A California startup that taught a computer to “taste” wine is using the technology to help winemakers improve their products and attract new customers.
Founder Katerina Axelsson says Tastry uses artificial intelligence (AI) to analyze “tens of thousands of wines a year,” generating vast reams of data to help winemakers and retailers target their products more effectively.
Axelsson formed her idea as a chemistry student working at a winery, where she noticed “idiosyncrasies” in how wine was evaluated. A 100,000-gallon tank of wine would be divided in two and sold to two different brands, where it would end up in different bottles, sold at different prices and receive different scores from critics, she says.
She began analyzing wine samples, identifying thousands of compounds. Using AI, she could see how these compounds interacted with each other, creating the wine’s flavor profile. She then took that profile and used machine learning to compare its flavor, aroma, texture and color with other wines in the database.
The method allowed Axelsson to develop a wine recommendation app, which was launched on screens in the wine aisles of retailers in 2019. Through a quiz, consumers could input their flavor preferences, and the software would recommend a suitable wine with 80-90% accuracy at the first attempt, she says, rising to 95% with additional input form the user. Tastry’s system now powers its BottleBird wine recommendation app.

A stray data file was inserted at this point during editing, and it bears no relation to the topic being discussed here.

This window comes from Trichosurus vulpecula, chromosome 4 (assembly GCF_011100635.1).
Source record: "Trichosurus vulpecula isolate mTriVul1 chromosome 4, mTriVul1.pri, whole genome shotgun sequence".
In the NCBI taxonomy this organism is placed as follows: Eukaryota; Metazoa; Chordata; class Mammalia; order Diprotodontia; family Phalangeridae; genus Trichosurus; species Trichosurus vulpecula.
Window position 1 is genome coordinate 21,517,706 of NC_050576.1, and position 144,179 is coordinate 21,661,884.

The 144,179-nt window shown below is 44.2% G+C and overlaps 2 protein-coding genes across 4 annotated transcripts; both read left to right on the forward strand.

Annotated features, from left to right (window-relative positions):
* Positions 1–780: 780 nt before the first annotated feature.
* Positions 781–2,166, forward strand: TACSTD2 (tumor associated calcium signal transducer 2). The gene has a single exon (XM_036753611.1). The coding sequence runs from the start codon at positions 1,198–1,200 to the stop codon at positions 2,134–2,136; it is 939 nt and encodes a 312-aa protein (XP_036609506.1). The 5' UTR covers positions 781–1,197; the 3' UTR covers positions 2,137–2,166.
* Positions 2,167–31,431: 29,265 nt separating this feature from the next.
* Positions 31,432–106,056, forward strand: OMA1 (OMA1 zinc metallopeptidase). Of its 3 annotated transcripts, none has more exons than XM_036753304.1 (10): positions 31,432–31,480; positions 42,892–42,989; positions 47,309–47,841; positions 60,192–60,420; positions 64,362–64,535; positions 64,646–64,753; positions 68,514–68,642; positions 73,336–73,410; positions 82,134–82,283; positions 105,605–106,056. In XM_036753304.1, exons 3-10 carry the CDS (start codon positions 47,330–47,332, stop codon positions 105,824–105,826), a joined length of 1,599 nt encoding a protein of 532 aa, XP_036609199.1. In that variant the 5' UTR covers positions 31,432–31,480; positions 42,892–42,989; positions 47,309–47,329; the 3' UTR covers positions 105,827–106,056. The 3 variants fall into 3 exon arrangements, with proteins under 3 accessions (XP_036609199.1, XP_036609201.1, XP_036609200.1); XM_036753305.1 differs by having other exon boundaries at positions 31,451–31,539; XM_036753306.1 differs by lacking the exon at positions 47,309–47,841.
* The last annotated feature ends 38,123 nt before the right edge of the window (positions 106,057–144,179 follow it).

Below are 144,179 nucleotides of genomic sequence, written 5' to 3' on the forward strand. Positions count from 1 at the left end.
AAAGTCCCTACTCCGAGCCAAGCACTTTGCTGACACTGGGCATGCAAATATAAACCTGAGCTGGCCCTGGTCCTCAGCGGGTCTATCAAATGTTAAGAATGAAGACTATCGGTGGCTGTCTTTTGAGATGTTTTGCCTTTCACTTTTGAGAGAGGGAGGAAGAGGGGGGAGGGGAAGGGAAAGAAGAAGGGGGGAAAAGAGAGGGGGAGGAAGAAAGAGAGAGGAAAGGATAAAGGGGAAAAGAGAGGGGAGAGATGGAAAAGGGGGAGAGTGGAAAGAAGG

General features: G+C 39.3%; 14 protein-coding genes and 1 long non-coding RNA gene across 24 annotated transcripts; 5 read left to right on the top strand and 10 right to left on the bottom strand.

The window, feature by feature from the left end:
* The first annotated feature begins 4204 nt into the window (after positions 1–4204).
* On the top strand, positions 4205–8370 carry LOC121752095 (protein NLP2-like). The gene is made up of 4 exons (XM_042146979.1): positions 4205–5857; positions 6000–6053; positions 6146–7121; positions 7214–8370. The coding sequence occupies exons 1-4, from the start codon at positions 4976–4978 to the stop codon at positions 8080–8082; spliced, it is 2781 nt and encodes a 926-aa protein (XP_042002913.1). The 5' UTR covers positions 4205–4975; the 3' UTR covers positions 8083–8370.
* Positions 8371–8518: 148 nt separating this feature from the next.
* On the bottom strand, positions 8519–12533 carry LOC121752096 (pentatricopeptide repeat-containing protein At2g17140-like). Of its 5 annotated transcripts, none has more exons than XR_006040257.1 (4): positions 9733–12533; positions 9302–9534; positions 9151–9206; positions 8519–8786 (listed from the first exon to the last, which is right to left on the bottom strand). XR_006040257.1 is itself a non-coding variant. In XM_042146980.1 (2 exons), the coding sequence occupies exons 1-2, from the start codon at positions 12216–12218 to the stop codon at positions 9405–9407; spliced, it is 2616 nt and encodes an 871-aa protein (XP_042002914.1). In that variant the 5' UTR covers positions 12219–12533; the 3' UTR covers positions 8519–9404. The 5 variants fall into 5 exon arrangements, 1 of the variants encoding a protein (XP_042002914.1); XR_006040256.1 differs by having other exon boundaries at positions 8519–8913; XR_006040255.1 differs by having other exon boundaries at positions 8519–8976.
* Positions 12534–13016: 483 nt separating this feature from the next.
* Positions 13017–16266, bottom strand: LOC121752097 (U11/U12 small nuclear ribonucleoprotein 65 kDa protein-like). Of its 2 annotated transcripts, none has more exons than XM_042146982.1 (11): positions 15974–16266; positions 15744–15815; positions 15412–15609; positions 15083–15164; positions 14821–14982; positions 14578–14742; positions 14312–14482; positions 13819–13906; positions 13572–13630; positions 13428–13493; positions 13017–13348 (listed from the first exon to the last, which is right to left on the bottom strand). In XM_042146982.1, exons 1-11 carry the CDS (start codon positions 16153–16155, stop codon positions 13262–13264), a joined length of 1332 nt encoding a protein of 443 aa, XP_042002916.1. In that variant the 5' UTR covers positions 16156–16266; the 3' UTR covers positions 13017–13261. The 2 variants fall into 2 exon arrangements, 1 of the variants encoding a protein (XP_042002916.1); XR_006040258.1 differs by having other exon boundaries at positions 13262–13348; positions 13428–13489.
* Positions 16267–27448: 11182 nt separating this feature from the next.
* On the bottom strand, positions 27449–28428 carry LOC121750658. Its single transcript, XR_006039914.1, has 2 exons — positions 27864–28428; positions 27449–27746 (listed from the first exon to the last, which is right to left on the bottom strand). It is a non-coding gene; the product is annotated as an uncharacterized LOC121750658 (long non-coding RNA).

Tastry has also begun working directly with winemakers in the United States.
Brands pay to have their bottle analyzed “and in exchange they would have access to what we call an insights dashboard, where they can identify how their wine is perceived in their market of opportunity, on a store, local or regional level,” says Axelsson.
One client is O’Neill Vintners and Distillers, one of the largest wine producers in California. To produce some blends, it combines wine from “upwards of 30 different tanks” to create the desired flavor profile, according to Marty Spate, vice president of winemaking and winegrowing.
The company is using Tastry’s AI to “streamline” the blending process by suggesting which tanks to use. “[Tastry is] not a replacement for the modern winemaking team,” he says, however, “that data can be pretty powerful.”
But in an industry steeped in artisan tradition, there are some critics of its algorithmic approach.
“It’s like having a computer analyze a piece of art,” says Ronan Sayburn, master sommelier and head of wine at 67 Pall Mall, a private members club for wine lovers in London.
“I don’t know how keen people would be on following what a computer tells them to drink, based on what they had previously,” he says. “I think part of the appeal of wine is forming your own opinions.”
Sayburn concedes technology can be useful to the amateur, for recommending serving temperature, aeration time and food pairings. “But when it comes to something which is a very emotive subject, I think there’s got to be human contact,” he argues.
Axelsson agrees that Tastry is not a substitute for a sommelier. But she says the scalability of her product makes it possible to analyze more wines per year than a human could ever taste.
Her company will start offering services in Europe later this year in collaboration with an online retailer, and is already thinking beyond wine, having conducted tests for beers, spirits, coffee and fragrances.
In the meantime, she’s happy to spend time winning over the naysayers.
“It takes time to educate any industry about AI and its benefits,” she says. “But if the use case is there and the value proposition is there, I think it’s just a matter of time before people really embrace it.”